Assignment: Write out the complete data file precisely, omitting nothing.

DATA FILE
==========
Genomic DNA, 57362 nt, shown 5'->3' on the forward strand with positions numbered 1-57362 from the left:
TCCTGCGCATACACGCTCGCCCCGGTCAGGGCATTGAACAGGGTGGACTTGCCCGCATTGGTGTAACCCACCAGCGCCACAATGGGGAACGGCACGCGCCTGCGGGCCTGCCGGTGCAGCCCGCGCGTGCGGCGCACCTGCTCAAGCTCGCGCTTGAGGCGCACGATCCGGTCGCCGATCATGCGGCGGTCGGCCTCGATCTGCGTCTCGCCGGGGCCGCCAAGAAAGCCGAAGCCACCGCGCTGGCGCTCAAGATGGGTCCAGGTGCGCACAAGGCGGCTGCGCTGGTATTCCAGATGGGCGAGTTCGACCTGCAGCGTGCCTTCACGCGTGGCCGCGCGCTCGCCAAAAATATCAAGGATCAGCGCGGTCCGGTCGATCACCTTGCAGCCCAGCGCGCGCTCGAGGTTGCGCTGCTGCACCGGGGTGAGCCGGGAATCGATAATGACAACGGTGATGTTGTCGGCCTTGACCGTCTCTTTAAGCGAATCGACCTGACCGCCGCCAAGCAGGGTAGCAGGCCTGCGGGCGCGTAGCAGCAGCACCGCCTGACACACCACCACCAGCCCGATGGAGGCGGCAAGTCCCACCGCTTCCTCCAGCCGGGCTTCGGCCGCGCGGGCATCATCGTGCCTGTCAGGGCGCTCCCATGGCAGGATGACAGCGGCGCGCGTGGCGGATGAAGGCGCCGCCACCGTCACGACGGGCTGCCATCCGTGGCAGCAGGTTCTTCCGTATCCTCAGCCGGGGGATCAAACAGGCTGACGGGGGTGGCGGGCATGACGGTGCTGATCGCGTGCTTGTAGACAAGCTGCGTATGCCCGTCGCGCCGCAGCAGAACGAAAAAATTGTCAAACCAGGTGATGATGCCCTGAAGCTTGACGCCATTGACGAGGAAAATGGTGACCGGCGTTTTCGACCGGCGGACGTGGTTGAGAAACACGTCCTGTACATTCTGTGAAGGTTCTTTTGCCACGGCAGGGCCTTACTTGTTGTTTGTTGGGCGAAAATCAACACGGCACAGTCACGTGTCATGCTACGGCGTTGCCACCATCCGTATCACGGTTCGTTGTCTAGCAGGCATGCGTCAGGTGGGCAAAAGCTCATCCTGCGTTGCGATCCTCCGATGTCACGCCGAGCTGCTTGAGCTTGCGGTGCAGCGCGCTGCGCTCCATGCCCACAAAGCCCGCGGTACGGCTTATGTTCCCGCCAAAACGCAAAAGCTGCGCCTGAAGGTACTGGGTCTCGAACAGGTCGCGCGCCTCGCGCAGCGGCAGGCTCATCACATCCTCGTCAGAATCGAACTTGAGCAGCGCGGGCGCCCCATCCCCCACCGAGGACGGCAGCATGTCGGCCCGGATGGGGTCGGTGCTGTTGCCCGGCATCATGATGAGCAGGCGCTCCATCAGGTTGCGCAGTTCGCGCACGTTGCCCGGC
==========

Genomic DNA, 57362 nt, shown 5'->3' on the forward strand with positions numbered 1-57362 from the left:
TCCTGCGCATACACGCTCGCCCCGGTCAGGGCATTGAACAGGGTGGACTTGCCCGCATTGGTGTAACCCACCAGCGCCACAATGGGGAACGGCACGCGCCTGCGGGCCTGCCGGTGCAGCCCGCGCGTGCGGCGCACCTGCTCAAGCTCGCGCTTGAGGCGCACGATCCGGTCGCCGATCATGCGGCGGTCGGCCTCGATCTGCGTCTCGCCGGGGCCGCCAAGAAAGCCGAAGCCACCGCGCTGGCGCTCAAGATGGGTCCAGGTGCGCACAAGGCGGCTGCGCTGGTATTCCAGATGGGCGAGTTCGACCTGCAGCGTGCCTTCACGCGTGGCCGCGCGCTCGCCAAAAATATCAAGGATCAGCGCGGTCCGGTCGATCACCTTGCAGCCCAGCGCGCGCTCGAGGTTGCGCTGCTGCACCGGGGTGAGCCGGGAATCGATAATGACAACGGTGATGTTGTCGGCCTTGACCGTCTCTTTAAGCGAATCGACCTGACCGCCGCCAAGCAGGGTAGCAGGCCTGCGGGCGCGTAGCAGCAGCACCGCCTGACACACCACCACCAGCCCGATGGAGGCGGCAAGTCCCACCGCTTCCTCCAGCCGGGCTTCGGCCGCGCGGGCATCATCGTGCCTGTCAGGGCGCTCCCATGGCAGGATGACAGCGGCGCGCGTGGCGGATGAAGGCGCCGCCACCGTCACGACGGGCTGCCATCCGTGGCAGCAGGTTCTTCCGTATCCTCAGCCGGGGGATCAAACAGGCTGACGGGGGTGGCGGGCATGACGGTGCTGATCGCGTGCTTGTAGACAAGCTGCGTATGCCCGTCGCGCCGCAGCAGAACGAAAAAATTGTCAAACCAGGTGATGATGCCCTGAAGCTTGACGCCATTGACGAGGAAAATGGTGACCGGCGTTTTCGACCGGCGGACGTGGTTGAGAAACACGTCCTGTACATTCTGTGAAGGTTCTTTTGCCACGGCAGGGCCTTACTTGTTGTTTGTTGGGCGAAAATCAACACGGCACAGTCACGTGTCATGCTACGGCGTTGCCACCATCCGTATCACGGTTCGTTGTCTAGCAGGCATGCGTCAGGTGGGCAAAAGCTCATCCTGCGTTGCGATCCTCCGATGTCACGCCGAGCTGCTTGAGCTTGCGGTGCAGCGCGCTGCGCTCCATGCCCACAAAGCCCGCGGTACGGCTTATGTTCCCGCCAAAACGCAAAAGCTGCGCCTGAAGGTACTGGGTCTCGAACAGGTCGCGCGCCTCGCGCAGCGGCAGGCTCATCACATCCTCGTCAGAATCGAACTTGAGCAGCGCGGGCGCCCCATCCCCCACCGAGGACGGCAGCATGTCGGCCCGGATGGGGTCGGTGCTGTTGCCCGGCATCATGATGAGCAGGCGCTCCATCAGGTTGCGCAGTTCGCGCACGTTGCCCGGC